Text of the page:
St. Louis Wants to Control Its Own Police Force Again
In the nineteenth century, some states took control of local police forces. Today, St. Louis is the last big city whose force is still under state control.
It seemed like a good idea 150 years ago. Now that just about everybody agrees it’s a bad idea, Missouri can’t seem to get rid of it.
The idea is having the state run the local police force in St. Louis. The state took control back in 1861, at the start of the Civil War. Segregationist Gov. Claiborne Jackson wasn’t crazy about having the Unionist city control its own large arsenal. State takeovers of local police were also trendy back then, with New York taking the lead in 1857 and cities such as Baltimore, Chicago and Philadelphia following suit.
But the Civil War has been over for a while now, and every other big city has long since won back control of its own police. (One outlier is Kansas City, Mo.)
St. Louis Mayor Francis Slay, like his predecessors, argues that because the city pays the police department’s bills, it should have the authority to run the force. As it stands, St. Louis residents have no recourse at the polls if they’re unhappy about how the police are performing, he says. And he claims that the city would save $4.5 million in duplicative administrative costs if given direct control.
For some time, local control was stymied by the police union, which worried about its effect on pensions and political interference from the city’s Board of Aldermen. Local-control legislation that passed the Missouri House earlier this year allayed their concerns, and the prospect of a ballot initiative to remedy the matter further focused the Legislature’s attention.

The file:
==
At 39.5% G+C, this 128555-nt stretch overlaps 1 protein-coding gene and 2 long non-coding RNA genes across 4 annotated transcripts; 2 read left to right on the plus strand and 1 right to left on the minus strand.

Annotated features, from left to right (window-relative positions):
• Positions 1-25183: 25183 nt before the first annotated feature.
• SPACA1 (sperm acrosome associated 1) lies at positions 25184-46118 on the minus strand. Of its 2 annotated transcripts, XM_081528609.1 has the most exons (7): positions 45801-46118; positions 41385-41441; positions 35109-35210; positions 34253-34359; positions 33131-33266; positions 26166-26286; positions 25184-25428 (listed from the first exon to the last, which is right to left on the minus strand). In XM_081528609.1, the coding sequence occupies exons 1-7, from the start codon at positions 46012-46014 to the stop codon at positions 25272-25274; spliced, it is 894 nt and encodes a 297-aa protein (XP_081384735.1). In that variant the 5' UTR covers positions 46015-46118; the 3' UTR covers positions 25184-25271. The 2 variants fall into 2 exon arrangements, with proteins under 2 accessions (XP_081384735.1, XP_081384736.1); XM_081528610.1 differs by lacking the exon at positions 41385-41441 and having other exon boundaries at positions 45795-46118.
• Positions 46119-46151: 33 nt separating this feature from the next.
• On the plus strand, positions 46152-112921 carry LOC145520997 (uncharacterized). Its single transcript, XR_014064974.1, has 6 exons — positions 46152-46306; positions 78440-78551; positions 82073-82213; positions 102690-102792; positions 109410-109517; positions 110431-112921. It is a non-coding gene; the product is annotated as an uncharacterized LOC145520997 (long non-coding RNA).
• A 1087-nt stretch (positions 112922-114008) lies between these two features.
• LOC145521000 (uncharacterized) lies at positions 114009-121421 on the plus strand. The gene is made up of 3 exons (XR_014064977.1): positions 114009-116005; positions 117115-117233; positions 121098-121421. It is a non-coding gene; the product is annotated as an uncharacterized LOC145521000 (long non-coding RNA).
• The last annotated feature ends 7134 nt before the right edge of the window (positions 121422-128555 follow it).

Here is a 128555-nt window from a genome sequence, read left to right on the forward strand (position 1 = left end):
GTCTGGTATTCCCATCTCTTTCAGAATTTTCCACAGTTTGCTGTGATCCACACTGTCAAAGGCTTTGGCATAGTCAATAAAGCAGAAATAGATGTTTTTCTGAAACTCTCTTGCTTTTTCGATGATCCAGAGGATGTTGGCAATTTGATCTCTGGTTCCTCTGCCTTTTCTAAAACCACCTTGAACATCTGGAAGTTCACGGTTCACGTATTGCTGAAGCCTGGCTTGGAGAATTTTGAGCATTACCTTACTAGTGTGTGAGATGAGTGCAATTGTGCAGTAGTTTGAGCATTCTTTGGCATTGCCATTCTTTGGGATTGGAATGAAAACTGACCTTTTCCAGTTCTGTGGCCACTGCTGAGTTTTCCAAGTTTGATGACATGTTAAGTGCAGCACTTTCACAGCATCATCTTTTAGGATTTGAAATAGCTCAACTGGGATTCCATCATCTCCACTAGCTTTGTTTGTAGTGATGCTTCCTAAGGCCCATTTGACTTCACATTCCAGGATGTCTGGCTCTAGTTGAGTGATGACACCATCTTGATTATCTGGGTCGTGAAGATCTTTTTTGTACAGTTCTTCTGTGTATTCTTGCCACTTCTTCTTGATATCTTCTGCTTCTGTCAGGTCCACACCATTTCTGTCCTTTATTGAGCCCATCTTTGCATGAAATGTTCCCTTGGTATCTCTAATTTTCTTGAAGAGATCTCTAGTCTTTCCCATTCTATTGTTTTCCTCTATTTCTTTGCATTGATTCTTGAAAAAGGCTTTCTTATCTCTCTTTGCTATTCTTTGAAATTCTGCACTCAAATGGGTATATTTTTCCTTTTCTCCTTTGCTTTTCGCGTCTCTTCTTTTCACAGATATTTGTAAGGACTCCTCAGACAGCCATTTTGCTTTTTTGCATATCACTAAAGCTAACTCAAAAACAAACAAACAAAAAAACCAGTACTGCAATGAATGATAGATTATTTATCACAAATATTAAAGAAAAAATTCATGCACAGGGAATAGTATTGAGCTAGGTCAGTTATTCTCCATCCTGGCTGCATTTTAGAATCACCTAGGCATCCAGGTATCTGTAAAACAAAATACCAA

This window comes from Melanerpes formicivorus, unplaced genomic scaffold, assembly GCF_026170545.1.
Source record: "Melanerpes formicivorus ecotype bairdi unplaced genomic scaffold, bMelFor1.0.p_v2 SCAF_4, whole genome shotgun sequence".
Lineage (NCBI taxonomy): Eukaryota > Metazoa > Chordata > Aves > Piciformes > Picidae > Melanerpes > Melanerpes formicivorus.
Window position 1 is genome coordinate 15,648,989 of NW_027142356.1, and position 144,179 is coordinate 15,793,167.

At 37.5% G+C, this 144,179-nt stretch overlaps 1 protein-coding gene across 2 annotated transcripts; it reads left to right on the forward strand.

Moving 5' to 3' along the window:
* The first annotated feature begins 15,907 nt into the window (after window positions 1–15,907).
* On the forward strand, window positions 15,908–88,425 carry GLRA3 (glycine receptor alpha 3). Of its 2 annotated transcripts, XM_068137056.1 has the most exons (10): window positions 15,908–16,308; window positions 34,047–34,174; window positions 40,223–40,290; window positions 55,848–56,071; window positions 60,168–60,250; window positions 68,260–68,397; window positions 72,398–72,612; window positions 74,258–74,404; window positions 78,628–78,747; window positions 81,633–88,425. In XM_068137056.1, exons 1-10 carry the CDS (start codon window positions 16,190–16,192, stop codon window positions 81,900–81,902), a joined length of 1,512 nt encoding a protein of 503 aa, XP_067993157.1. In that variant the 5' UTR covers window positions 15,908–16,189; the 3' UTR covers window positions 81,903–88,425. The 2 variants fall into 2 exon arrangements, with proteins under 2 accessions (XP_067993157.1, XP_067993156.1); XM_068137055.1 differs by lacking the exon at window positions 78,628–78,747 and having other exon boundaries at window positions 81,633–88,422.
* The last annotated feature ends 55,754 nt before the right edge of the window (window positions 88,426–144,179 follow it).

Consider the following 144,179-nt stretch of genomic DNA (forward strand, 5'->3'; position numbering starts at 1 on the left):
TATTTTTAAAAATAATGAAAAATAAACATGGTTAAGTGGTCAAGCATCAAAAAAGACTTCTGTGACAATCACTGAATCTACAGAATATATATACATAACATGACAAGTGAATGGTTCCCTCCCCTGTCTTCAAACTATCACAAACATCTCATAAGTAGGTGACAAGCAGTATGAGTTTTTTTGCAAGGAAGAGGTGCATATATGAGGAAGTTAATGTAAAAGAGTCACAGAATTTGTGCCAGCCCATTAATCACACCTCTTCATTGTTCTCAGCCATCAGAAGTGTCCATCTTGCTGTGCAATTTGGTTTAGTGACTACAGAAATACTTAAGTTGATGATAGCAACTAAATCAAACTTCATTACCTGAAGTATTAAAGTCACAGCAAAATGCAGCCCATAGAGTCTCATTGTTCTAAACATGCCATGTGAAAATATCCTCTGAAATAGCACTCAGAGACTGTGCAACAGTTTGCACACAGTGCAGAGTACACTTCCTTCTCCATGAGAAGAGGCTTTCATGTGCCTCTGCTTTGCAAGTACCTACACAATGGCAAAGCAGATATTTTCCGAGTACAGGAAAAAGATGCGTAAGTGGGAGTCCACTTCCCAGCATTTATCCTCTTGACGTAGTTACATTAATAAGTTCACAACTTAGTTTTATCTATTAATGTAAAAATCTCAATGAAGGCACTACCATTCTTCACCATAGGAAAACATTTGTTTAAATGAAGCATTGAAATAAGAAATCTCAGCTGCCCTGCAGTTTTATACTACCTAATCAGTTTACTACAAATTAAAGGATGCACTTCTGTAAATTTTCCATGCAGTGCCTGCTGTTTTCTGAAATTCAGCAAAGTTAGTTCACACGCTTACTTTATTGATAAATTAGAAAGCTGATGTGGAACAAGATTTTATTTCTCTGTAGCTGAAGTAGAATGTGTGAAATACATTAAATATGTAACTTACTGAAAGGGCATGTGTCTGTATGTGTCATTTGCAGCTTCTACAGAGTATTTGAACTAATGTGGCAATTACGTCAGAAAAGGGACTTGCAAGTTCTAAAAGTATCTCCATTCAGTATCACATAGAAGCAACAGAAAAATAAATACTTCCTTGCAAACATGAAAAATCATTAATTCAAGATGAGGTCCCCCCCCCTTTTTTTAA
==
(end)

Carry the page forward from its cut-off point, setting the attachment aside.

But then things took an odd turn. The bill was taken hostage by senators wanting to push through their version of tax-credit legislation. The House refused to play ball, and both bills died.
Slay had high hopes for another shot during a special session in October, but, again, unrelated disputes got in the way. Legislative leaders refused to move any bills unless an economic development package went through, and so nothing was passed.
Despite the disappointment, there’s always hope that the “near-perfect” consensus that has developed in favor of local control, as Jeff Roorda of the St. Louis Police Officers’ Association describes it, will push the legislation forward at a later date.
It’s long overdue, says Andrew Theising, director of the Institute for Urban Research at Southern Illinois University in Edwardsville. “St. Louis in the post-Civil War era was really messed up, and it actually was a very smart move to take local control away,” he says.
But those days are long over, and the state has sometimes interfered politically in the doings of the local force, which at this point is a power that’s difficult to defend. “The city of St. Louis is justified in asking for the return of local control,” Theising says.